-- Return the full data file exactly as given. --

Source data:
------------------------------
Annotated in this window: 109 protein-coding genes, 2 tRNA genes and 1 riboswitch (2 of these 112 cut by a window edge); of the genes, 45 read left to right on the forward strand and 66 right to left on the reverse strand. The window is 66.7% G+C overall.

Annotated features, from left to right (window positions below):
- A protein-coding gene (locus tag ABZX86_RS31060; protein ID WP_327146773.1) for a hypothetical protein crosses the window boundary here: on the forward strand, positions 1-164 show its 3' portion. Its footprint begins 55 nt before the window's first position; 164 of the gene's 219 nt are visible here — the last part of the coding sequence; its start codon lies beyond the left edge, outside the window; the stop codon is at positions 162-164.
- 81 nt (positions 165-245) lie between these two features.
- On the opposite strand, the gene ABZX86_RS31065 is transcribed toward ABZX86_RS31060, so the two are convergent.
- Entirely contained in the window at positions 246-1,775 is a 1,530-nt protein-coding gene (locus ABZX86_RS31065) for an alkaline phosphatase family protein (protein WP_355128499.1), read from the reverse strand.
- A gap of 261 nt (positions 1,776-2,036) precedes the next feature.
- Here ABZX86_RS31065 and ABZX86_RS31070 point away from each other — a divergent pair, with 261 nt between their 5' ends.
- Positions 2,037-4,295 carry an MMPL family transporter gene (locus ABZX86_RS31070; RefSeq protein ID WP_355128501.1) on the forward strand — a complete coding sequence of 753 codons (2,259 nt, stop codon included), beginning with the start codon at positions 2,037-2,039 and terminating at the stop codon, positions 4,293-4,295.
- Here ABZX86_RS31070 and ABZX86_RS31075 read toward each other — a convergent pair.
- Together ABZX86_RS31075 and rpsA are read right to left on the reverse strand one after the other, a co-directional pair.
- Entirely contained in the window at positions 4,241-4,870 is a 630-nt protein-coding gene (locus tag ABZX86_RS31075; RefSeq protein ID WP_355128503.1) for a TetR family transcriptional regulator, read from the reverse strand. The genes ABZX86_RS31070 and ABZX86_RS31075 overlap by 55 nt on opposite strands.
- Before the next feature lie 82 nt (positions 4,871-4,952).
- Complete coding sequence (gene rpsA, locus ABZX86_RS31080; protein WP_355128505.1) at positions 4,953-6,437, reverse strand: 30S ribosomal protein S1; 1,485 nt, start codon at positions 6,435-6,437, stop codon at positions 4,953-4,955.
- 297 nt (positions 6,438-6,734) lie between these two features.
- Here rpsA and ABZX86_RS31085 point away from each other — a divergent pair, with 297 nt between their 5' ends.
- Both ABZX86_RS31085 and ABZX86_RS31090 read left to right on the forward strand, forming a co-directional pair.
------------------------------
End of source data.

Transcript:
Annotated in this window: 109 protein-coding genes, 2 tRNA genes and 1 riboswitch (2 of these 112 cut by a window edge); of the genes, 45 read left to right on the forward strand and 66 right to left on the reverse strand. The window is 66.7% G+C overall.

Annotated features, from left to right (window positions below):
- A protein-coding gene (locus tag ABZX86_RS31060; protein ID WP_327146773.1) for a hypothetical protein crosses the window boundary here: on the forward strand, positions 1-164 show its 3' portion. Its footprint begins 55 nt before the window's first position; 164 of the gene's 219 nt are visible here — the last part of the coding sequence; its start codon lies beyond the left edge, outside the window; the stop codon is at positions 162-164.
- 81 nt (positions 165-245) lie between these two features.
- On the opposite strand, the gene ABZX86_RS31065 is transcribed toward ABZX86_RS31060, so the two are convergent.
- Entirely contained in the window at positions 246-1,775 is a 1,530-nt protein-coding gene (locus ABZX86_RS31065) for an alkaline phosphatase family protein (protein WP_355128499.1), read from the reverse strand.
- A gap of 261 nt (positions 1,776-2,036) precedes the next feature.
- Here ABZX86_RS31065 and ABZX86_RS31070 point away from each other — a divergent pair, with 261 nt between their 5' ends.
- Positions 2,037-4,295 carry an MMPL family transporter gene (locus ABZX86_RS31070; RefSeq protein ID WP_355128501.1) on the forward strand — a complete coding sequence of 753 codons (2,259 nt, stop codon included), beginning with the start codon at positions 2,037-2,039 and terminating at the stop codon, positions 4,293-4,295.
- Here ABZX86_RS31070 and ABZX86_RS31075 read toward each other — a convergent pair.
- Together ABZX86_RS31075 and rpsA are read right to left on the reverse strand one after the other, a co-directional pair.
- Entirely contained in the window at positions 4,241-4,870 is a 630-nt protein-coding gene (locus tag ABZX86_RS31075; RefSeq protein ID WP_355128503.1) for a TetR family transcriptional regulator, read from the reverse strand. The genes ABZX86_RS31070 and ABZX86_RS31075 overlap by 55 nt on opposite strands.
- Before the next feature lie 82 nt (positions 4,871-4,952).
- Complete coding sequence (gene rpsA, locus ABZX86_RS31080; protein WP_355128505.1) at positions 4,953-6,437, reverse strand: 30S ribosomal protein S1; 1,485 nt, start codon at positions 6,435-6,437, stop codon at positions 4,953-4,955.
- 297 nt (positions 6,438-6,734) lie between these two features.
- Here rpsA and ABZX86_RS31085 point away from each other — a divergent pair, with 297 nt between their 5' ends.
- Both ABZX86_RS31085 and ABZX86_RS31090 read left to right on the forward strand, forming a co-directional pair.